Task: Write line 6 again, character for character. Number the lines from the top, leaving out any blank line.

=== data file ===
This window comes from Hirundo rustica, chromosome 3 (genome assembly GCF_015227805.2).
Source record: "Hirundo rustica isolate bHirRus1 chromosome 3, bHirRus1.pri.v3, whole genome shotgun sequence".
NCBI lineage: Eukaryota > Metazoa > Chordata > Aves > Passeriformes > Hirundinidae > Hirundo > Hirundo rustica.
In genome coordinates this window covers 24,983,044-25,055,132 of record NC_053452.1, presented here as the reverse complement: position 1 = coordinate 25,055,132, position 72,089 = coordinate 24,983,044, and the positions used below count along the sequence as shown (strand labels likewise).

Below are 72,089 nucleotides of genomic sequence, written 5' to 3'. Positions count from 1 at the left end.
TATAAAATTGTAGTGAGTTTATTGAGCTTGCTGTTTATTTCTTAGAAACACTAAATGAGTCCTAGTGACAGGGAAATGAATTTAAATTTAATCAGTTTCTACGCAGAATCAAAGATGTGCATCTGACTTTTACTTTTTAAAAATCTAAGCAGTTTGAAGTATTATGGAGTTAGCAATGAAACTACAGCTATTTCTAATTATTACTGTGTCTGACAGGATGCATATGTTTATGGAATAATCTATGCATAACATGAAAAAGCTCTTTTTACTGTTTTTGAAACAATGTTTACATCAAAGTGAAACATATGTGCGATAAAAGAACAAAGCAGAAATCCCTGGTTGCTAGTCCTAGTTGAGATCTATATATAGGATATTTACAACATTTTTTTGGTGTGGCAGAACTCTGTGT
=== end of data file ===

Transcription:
TATAAAATTGTAGTGAGTTTATTGAGCTTGCTGTTTATTTCTTAGAAACACTAAATGAGTCCTAGTGACAGGGAAATGAATTTAAATTTAATCAGTTTCTACGCAGAATCAAAGATGTGCATCTGACTTTTACTTTTTAAAAATCTAAGCAGTTTGAAGTATTATGGAGTTAGCAATGAAACTACAGCTATTTCTAATTATTACTGTGTCTGACAGGATGCATATGTTTATGGAATAATCTATGCATAACATGAAAAAGCTCTTTTTACTGTTTTTGAAACAATGTTTACATCAAAGTGAAACATATGTGCGATAAAAGAACAAAGCAGAAATCCCTGGTTGCTAGTCCTAGTTGAGATCTATATATAGGATATTTACAACATTTTTTTGGTGTGGCAGAACTCTGTGT